Last Updated on 19/06/2022 by James Barron
Within most teaching establishments there is a wide variety of support available for learners, every learner has a designated tutor, this will be the first person a student should talk to as their tutor will be able to refer them to the correct location. Alternatively, students can go directly to the appropriate person/department with their query if they know who this is. Student funding are the best department to speak to for any finance related queries, such as questions regarding course fees, student finance, student loans and bursaries. Student services are also able to assist with some financial matters, such as providing food vouchers and bus passes. The employability team will provide support for learners by providing work experience opportunities, mock interviews, careers advice, UCAS application advice and, as they have built links with employers, have an excellent knowledge base into what employers want from applicants. Student welfare and participation will provide an excellent resource in the form of counselling and off the record referrals, CAMHs (Child and Adolescent Mental Health services) referrals, safeguarding related services, such as being available for staff to answer safeguarding related questions and queries and referring to the Police and Child Protection services. Other roles within student welfare are the Student Union that provides various events and fund raising throughout the year, the Chaplin and nurse, along with First Aiders. The Chaplin can provide general and spiritual advice and guidance; the nurse can carry out health assessments for minor issues and is contactable via phone and email in order to provide health education, advice, and signposting to other sources of information.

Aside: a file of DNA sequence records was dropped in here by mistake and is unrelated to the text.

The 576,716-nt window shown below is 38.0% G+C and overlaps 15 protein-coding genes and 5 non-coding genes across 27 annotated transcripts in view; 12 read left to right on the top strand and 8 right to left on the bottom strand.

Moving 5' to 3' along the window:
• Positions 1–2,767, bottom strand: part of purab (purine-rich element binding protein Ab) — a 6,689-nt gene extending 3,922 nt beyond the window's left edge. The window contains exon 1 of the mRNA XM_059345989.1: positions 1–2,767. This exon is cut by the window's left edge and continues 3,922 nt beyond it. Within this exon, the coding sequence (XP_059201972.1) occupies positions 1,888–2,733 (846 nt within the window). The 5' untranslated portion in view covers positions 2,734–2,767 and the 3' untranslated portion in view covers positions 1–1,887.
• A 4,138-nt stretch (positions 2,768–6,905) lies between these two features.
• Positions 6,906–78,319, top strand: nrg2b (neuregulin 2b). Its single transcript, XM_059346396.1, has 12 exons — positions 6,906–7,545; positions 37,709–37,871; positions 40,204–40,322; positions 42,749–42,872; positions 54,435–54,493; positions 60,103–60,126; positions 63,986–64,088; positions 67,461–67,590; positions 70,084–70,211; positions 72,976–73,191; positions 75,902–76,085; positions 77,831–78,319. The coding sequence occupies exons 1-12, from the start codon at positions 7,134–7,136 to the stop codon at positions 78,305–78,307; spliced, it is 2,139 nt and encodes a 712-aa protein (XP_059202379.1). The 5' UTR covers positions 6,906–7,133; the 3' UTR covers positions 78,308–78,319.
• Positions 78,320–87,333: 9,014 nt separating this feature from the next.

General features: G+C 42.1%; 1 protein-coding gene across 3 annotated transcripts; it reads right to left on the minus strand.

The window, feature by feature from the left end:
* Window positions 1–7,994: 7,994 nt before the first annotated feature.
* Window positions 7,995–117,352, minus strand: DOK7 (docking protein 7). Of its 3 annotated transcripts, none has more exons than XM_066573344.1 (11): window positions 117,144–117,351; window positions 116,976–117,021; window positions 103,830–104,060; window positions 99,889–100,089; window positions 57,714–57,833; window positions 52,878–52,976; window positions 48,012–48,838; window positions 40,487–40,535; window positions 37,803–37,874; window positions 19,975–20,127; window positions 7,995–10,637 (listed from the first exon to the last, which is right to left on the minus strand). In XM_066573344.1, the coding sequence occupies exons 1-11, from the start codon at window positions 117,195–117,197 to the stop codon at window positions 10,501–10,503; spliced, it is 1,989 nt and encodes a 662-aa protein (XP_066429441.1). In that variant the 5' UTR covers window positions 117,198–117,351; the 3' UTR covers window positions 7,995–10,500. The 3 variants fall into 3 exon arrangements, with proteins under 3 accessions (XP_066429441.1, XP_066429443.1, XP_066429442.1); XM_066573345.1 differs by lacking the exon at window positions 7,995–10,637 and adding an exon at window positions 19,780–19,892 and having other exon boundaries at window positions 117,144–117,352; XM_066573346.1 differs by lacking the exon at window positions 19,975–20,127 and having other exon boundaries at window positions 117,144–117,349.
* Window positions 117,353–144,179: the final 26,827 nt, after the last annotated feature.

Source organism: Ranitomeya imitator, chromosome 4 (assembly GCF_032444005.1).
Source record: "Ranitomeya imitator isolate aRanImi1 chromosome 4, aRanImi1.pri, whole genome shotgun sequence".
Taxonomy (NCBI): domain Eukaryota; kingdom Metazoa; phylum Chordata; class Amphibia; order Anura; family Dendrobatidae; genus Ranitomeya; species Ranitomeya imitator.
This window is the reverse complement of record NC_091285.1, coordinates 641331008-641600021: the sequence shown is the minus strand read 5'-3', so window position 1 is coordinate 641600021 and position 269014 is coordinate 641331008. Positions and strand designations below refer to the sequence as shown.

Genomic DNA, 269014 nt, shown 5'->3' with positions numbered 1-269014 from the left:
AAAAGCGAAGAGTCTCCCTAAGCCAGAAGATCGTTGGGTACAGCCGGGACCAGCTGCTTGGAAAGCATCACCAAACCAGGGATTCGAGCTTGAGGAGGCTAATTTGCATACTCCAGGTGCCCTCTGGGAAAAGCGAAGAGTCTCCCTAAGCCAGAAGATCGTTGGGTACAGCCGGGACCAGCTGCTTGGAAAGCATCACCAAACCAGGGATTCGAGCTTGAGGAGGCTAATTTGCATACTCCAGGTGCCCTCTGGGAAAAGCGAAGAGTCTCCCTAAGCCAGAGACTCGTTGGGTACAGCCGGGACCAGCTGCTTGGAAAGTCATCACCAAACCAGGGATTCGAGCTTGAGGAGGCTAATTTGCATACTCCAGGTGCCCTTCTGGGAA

The Inclusion department are available to provide additional support to students who have specific needs, such as those requiring a facilitator in class or a reader / scribe within exams. The Inclusion department work extensively with students who have an Education, Health and Care Plan (EHCP), this documents the special educational needs a child has and the provision a local authority must put in place to help them. Further information relating to students will be obtained from the application form students complete when enrolling and by the Inclusion team contacting the student’s previous schools.
My first experience of teaching was in 2016, when I was asked to
deliver a talk to a group of 16-year-olds on what it was like to start
your own business. I immediately knew I wanted to become more
involved in teaching but I didn’t know where to start as I had not
previously considered a career in education. A few weeks later I
agreed to teach a class of Chinese students from the Shanghai
Technical Institute of Electronics and Information, who had travelled
to the UK to learn English and Software Engineering, after that I was
hooked. Within the next few years, I taught hundreds of students of
many different nationalities, aged from 16 to 60, and from
levels 2 to 6. I focused my time teaching with Bath University and
Bath College for several more years until I felt a change was in order.
For the last few years, I have taught remotely with several private
training organisations, provided dedicated one to one coaching
sessions, provided consultancy on teaching and assessment practices
and written about my experiences as a teacher. I plan to continue
with my current activities for the foreseeable future but I’m always
open to new teaching experiences.
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